So I suspect that the Divided Monarchy needs further shortening, with the age of Ahab brought significantly closer to that of Micah.


The following chart is one example of just how well Micah lines up alongside Micaiah: http://www.christadelphianbooks.org/mannell/jehoshaphat/JEH5%20(Micah%20and%20Micaia


Micah Micaiah Comment
“Hear, O peoples, all of you; listen, O earth”(1:2) “Listen, all you people.”(2Chron 18:27) Micah’s opening quotes Micaiah’s final words(the only occasion of this phrase in scripture).
“…the Lord from His holy temple.“(1:2) “I saw the LORD sitting on His throne, andall the host of heaven standing on His right

and on His left.”

(2Chron 18:18)

“All this is for the rebellion of Jacob and for thesins of the house of Israel. What is the rebellion

of Jacob? Is it not Samaria? What is the high

place of Judah? Is it not Jerusalem? For I will

make Samaria a heap of ruins in the open

country, planting places for a vineyard. I will pour

her stones down into the valley, and will lay bare

her foundations. All of her idols will be smashed,

all of her earnings will be burned with fire, and all

of her images I will make desolate, for she

collected them from a harlot’s earnings, and to

the earnings of a harlot they will return. Because

of this I must lament and wail, I must go barefoot

and naked; I must make a lament like the jackals

and a mourning like the ostriches. For her wound

is incurable, for it has come to Judah; it has

reached the gate of my people, even to




Now the king of Israel and Jehoshaphat theking of Judah were sitting each on his

throne, arrayed in their robes, and they were

sitting at the threshing floor at the entrance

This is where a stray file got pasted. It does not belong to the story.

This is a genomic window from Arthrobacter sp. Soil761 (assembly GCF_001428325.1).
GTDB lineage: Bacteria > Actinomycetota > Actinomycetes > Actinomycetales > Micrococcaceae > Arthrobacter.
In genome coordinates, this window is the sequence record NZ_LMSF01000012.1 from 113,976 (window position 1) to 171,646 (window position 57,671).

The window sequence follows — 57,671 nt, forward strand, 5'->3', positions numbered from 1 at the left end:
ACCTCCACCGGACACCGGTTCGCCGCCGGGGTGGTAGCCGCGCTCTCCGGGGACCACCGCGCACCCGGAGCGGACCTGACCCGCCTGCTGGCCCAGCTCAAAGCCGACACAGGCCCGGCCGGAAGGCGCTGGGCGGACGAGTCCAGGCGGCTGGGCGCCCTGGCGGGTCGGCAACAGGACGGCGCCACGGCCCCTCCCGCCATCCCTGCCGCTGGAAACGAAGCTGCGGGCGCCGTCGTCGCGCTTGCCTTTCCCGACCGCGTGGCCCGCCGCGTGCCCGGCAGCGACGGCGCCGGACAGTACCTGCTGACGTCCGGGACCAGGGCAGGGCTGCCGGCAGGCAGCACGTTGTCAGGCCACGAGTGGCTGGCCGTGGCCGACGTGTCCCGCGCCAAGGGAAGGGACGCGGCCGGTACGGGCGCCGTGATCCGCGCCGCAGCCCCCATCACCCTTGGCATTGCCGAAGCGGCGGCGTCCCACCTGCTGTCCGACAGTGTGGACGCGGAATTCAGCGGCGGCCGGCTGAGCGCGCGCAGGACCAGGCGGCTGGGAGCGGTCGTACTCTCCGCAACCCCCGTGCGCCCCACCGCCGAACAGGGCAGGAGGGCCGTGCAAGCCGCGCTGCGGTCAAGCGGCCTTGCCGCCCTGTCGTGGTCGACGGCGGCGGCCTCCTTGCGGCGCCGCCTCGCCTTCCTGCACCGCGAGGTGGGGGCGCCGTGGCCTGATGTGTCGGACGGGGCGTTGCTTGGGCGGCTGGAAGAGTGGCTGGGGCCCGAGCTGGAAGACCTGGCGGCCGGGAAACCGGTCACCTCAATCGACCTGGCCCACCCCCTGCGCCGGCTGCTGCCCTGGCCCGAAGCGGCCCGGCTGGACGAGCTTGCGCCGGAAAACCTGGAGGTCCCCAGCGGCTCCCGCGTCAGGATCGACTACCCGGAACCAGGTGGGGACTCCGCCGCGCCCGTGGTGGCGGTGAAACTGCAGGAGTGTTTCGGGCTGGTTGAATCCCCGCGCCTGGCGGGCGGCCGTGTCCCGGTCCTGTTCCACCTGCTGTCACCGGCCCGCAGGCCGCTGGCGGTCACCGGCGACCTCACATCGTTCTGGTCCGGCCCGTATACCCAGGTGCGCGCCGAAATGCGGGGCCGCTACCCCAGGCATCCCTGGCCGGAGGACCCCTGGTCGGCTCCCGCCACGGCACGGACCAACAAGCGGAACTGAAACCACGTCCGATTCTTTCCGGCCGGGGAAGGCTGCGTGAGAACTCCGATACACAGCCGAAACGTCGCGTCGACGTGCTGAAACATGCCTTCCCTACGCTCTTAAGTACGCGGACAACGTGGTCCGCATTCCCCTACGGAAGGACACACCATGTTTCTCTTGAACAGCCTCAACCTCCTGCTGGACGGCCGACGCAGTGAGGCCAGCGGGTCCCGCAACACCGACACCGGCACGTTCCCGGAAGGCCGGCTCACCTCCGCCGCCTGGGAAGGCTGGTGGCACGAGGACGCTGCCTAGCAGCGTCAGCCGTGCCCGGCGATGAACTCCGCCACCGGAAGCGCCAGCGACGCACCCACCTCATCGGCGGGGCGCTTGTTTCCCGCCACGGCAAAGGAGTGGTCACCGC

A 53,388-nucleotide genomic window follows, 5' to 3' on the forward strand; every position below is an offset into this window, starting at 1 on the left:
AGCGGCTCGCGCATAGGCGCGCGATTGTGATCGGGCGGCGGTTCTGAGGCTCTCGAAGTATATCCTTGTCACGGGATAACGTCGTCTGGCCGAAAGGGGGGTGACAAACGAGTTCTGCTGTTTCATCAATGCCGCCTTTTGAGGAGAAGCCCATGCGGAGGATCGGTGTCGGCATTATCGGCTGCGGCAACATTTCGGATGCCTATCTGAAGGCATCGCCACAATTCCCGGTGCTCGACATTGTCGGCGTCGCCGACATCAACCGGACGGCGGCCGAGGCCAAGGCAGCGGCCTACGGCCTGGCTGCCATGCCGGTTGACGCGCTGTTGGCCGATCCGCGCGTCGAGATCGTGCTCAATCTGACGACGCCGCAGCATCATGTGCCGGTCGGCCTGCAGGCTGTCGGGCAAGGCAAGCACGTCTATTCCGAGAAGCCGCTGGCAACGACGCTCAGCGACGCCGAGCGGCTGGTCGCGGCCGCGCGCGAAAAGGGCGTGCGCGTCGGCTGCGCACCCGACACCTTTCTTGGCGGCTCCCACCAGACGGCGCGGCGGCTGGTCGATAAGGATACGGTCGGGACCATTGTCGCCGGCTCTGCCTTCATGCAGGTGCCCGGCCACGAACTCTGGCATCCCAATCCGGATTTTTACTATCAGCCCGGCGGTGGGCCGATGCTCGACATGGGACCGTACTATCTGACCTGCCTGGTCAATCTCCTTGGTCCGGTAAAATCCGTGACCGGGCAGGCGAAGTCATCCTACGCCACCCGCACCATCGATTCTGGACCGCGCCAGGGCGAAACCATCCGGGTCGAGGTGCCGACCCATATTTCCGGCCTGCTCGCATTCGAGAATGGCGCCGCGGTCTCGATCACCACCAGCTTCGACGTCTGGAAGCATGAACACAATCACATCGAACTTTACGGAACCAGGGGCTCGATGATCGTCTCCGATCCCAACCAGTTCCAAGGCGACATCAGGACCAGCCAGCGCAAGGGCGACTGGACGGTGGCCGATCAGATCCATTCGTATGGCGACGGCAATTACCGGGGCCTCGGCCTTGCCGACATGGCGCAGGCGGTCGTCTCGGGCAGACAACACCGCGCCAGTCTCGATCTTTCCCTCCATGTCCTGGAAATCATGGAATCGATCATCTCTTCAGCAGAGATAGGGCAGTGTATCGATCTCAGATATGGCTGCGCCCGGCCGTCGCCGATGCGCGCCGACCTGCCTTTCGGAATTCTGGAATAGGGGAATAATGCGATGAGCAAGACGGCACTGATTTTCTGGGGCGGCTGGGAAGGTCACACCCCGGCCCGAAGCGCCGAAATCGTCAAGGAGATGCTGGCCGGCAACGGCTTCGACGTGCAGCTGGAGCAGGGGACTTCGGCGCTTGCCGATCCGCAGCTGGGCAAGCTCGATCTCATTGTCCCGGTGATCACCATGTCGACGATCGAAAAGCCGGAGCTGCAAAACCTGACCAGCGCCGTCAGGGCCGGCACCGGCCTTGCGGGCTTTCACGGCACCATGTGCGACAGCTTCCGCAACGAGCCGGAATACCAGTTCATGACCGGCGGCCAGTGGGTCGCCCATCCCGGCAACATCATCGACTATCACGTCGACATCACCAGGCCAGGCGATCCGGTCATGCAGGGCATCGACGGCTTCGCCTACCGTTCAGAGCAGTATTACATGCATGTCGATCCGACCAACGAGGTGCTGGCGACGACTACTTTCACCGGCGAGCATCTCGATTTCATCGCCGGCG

of the gate of Samaria; and all the

prophets were prophesying before them.

(2Chron 18:9)

Micah’s concern is that the evil from Samariais infecting Judah, it has even reached the

gate of Jerusalem. That infection can be

traced back to the gate of Samaria.

Micah Micaiah Comment
“Woe to those who scheme iniquity, who workout evil on their beds! When morning comes,

they do it, for it is in the power of their hands.

They covet fields and then seize them and

houses, and take them away. They rob a man

and his house, a man and his inheritance.”


So Ahab came into his house sullen andvexed because of the word which Naboth

the Jezreelite had spoken to him; for he

said, “I will not give you the inheritance of

my fathers.” And he lay down on his bed

and turned away his face and ate no food.

(1Kings 21:4 and context)

Micah’s description of evil doers is veryreminiscent of the incident of Ahab and


“If a man walking after wind and falsehood hadtold lies and said ‘I will speak out to you

concerning wine and liquor,’ He would be

spokesman (KJV: prophet) to this people.”


“Now therefore, behold, the LORD has put adeceiving spirit in the mouth of these

your prophets; for the LORD has

proclaimed disaster against you.”

(2Chron 18:22)

Lying prophets